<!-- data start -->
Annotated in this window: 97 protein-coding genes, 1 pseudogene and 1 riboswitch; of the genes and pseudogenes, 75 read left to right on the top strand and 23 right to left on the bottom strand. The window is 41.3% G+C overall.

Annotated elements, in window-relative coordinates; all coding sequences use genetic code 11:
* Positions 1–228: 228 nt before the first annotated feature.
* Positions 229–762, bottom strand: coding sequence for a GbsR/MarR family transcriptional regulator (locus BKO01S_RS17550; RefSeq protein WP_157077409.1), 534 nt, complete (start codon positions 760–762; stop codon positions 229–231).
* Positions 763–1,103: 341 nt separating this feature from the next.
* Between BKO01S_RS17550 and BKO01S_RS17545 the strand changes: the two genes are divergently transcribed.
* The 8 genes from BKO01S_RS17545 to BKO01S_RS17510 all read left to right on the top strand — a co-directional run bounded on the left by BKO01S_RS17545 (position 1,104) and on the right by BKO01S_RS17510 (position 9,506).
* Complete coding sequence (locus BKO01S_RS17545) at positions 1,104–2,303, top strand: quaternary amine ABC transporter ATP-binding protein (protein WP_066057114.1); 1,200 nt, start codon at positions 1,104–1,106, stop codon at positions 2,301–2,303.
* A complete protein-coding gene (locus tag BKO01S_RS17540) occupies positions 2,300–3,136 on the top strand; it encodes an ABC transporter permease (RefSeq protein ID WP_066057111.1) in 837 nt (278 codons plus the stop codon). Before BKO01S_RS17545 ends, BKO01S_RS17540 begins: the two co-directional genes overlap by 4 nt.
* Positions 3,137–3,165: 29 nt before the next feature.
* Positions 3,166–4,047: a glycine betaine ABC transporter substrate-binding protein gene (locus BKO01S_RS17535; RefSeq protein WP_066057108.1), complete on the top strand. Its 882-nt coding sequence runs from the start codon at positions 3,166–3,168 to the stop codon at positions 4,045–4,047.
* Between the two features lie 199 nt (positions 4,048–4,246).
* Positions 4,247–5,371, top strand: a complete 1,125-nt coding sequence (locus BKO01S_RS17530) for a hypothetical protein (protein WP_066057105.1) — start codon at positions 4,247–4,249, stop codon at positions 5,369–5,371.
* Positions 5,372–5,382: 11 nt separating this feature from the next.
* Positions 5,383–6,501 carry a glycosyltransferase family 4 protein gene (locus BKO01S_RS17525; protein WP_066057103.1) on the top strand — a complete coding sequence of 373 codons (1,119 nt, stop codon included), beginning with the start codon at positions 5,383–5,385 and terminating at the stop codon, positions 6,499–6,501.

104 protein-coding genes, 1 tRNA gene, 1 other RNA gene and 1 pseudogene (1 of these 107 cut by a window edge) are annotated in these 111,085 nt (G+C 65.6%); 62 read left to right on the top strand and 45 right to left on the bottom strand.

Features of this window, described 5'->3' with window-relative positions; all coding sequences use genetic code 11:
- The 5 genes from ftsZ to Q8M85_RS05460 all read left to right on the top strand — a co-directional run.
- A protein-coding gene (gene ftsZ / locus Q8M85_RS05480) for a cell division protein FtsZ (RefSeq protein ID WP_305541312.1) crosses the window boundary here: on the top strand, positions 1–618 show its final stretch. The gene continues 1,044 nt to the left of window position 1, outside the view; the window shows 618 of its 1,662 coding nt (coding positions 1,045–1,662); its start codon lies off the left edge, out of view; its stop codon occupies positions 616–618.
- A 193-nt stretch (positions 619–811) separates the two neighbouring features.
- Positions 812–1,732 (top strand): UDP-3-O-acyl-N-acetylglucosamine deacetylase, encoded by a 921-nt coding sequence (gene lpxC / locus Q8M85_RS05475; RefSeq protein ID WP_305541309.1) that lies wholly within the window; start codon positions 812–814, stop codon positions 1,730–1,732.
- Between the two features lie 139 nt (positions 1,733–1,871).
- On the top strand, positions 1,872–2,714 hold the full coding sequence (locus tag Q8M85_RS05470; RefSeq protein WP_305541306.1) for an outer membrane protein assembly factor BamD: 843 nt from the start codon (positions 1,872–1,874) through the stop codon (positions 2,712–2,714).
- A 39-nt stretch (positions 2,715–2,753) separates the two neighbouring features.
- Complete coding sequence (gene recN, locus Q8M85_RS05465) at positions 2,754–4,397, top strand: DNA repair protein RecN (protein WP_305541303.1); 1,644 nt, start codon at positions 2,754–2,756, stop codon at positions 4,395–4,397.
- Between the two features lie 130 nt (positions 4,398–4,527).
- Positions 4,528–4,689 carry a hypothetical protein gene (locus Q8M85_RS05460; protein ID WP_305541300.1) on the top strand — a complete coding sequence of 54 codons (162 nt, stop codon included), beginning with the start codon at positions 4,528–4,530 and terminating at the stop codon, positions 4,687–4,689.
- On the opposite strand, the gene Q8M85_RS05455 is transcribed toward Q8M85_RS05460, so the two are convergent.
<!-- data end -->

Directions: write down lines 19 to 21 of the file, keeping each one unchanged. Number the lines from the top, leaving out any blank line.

- A protein-coding gene (gene ftsZ / locus Q8M85_RS05480) for a cell division protein FtsZ (RefSeq protein ID WP_305541312.1) crosses the window boundary here: on the top strand, positions 1–618 show its final stretch. The gene continues 1,044 nt to the left of window position 1, outside the view; the window shows 618 of its 1,662 coding nt (coding positions 1,045–1,662); its start codon lies off the left edge, out of view; its stop codon occupies positions 616–618.
- A 193-nt stretch (positions 619–811) separates the two neighbouring features.
- Positions 812–1,732 (top strand): UDP-3-O-acyl-N-acetylglucosamine deacetylase, encoded by a 921-nt coding sequence (gene lpxC / locus Q8M85_RS05475; RefSeq protein ID WP_305541309.1) that lies wholly within the window; start codon positions 812–814, stop codon positions 1,730–1,732.